Bank’s Hustling AGs and Consumers on Second Mortgages

Financial Justice Foreclosure

Newwells-fargo-advertising Orleans Way back in the New York Times business section in sort of a snarky article by a ProPublica report (a nonprofit NYT outsourcer) a dangerous curtain was raised on the supposedly tough negotiations between the state attorneys general and the big banks about mortgage loan modifications.  Seems on an okey-doke, wink-and-a-nod, the deal might allow banks to pretend that second mortgage liens were not wiped out in a modification, so that they could protect their fragile balance sheets, which have led some outside experts to call many of these institutions “ghost banks” since they are mirages for money rather than holders of real assets.

I was crushed to read this.  First, I had touted the deal, based on the few emerging details, as finally providing real relief to desperate homeowners trying to hold onto their homes in the face the continuing recession.  Secondly, I had thought the unbought and unbowed AGs were finally breaking the co-dependency cycle of Wall Street-White House – Treasury Department, which has led to so little reform, so little relief, and now soaring bank stock prices and executive paychecks and dividend awards.   Finally, it is a terrible deal based on an agreement to call black white essentially, since all of the banks have long recognized that in reality these secondary liens were already wiped out.   I can remember a meeting with HSBC, a huge 2nd mortgage holder and financier in the suburbs of Chicago in late 2007 before the full level of the crises was front page news, and listening to them tell us they were going to have to wipe out the 2nd and were willing to do so to protect the firsts for themselves and others.  Those were gallant comments probably long forgotten as the red ink started flowing in rivers, but it was based on the “old school” understanding that you couldn’t keep an asset that was clearly not collectable.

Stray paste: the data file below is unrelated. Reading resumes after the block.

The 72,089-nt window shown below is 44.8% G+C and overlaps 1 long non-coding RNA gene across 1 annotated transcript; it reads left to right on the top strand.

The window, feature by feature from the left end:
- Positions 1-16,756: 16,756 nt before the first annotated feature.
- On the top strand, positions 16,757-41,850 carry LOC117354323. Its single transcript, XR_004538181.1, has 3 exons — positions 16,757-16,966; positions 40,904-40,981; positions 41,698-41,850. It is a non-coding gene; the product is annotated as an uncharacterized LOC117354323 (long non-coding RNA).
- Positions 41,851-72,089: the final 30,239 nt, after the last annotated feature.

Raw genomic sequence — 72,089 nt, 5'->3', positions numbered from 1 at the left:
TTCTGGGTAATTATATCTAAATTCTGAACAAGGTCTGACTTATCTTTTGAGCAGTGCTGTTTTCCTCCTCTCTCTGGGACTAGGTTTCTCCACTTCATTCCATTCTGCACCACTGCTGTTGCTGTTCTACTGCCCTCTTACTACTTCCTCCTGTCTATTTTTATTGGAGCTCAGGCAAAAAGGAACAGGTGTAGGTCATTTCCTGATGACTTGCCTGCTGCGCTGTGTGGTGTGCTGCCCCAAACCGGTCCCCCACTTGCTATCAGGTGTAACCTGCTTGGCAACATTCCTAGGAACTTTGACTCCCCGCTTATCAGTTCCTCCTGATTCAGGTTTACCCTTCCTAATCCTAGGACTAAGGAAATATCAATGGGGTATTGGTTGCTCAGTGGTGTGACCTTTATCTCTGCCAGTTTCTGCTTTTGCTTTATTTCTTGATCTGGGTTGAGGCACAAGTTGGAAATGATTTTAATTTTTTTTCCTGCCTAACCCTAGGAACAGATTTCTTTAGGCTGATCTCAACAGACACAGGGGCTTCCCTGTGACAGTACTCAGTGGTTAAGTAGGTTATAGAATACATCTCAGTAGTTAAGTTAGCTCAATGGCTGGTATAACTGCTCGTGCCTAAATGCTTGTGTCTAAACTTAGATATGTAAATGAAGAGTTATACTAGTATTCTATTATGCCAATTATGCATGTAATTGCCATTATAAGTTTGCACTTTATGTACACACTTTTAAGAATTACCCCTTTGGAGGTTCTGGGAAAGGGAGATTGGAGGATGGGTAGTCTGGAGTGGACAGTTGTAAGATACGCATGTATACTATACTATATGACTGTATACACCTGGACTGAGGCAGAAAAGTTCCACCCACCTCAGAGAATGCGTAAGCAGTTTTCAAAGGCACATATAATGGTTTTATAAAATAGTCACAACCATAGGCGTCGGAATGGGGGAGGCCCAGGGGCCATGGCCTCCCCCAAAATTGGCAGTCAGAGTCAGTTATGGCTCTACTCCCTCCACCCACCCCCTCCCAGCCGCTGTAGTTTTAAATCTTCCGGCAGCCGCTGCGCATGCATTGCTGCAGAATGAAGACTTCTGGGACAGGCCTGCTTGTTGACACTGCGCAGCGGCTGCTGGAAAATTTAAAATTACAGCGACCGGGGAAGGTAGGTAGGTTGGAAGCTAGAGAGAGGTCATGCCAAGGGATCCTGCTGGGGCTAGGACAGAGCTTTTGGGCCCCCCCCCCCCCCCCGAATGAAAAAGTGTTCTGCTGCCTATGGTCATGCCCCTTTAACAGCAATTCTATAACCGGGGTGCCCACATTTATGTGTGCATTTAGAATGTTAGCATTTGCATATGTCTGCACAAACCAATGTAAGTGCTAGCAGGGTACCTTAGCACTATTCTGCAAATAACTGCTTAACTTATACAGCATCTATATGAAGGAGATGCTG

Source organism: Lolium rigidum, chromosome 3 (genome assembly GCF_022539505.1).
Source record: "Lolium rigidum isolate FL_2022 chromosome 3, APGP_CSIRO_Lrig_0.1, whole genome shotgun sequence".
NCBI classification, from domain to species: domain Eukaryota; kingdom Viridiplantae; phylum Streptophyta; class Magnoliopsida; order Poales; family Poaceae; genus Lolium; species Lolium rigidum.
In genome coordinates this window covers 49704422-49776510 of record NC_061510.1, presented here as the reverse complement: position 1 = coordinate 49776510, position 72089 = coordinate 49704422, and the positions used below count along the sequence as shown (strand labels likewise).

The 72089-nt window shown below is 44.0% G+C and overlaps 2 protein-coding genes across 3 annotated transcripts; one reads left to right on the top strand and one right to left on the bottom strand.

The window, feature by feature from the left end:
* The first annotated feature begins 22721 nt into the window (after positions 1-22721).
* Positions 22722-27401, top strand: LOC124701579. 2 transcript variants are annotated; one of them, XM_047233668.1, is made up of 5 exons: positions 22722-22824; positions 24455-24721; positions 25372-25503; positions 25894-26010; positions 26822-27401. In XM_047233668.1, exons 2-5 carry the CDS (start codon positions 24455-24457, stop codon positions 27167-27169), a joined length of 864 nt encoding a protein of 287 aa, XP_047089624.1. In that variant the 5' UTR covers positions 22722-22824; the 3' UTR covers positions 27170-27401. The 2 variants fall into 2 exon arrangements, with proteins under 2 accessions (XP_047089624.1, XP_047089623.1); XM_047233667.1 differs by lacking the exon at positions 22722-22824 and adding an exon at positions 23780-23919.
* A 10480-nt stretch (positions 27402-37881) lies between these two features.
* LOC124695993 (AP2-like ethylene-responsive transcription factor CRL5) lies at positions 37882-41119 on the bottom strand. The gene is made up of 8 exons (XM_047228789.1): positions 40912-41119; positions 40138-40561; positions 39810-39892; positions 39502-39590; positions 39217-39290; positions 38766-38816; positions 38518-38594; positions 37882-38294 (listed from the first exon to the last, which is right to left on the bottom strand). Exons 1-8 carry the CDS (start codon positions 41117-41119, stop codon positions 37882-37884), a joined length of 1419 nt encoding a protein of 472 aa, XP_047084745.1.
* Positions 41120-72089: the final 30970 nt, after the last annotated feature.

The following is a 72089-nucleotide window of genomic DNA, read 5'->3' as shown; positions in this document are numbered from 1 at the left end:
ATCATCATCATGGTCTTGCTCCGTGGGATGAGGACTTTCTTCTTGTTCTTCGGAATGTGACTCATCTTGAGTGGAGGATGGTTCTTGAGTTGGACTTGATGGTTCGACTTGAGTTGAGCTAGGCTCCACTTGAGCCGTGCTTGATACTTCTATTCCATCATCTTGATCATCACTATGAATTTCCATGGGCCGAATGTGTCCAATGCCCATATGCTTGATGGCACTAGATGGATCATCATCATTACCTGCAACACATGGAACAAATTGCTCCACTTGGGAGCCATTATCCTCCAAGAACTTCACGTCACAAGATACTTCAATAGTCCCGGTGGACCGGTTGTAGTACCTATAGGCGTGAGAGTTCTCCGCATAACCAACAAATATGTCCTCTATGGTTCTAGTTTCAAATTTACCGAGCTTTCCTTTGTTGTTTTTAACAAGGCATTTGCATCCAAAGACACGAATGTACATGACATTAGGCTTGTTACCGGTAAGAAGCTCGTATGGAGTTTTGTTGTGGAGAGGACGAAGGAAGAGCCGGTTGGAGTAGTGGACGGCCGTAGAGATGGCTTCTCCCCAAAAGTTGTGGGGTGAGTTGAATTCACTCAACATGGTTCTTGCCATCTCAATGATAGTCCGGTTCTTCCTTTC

Essentially what this report indicates is that the “deal” would allow banks and their servicers to keep the 2nd mortgages on their books and only reduce their value by the same proportion that they had written off on the first mortgage.  Clearly, this does NOT make the 2nd anymore collectible, especially because part of this reduction of the loan is conforming to the level that home prices are underwater, and may stay underwater for years, if not decades.

Does it matter?  Hell, yes!  Look at the prize the banks are wresting here:

“The top four banks now have about $408 billion worth of second liens on their balance sheets, according to Portales Partners, an independent research firm specializing in financial companies. Wells Fargo, for instance, has more money in second liens than it has tangible common equity, or the most solid form of capital. If banks had to write these loans down substantially, acknowledging the true extent of their losses, they would have to raise capital — and might even teeter on the brink of insolvency.”

The only good thing about this report is that now that it’s hit the light of day, hopefully there will be enough of an uproar to send the negotiators back to the table, because this is a too big of a bank holiday giveaway.

These second mortgages are history.  Let them blow away like the dust they are worth.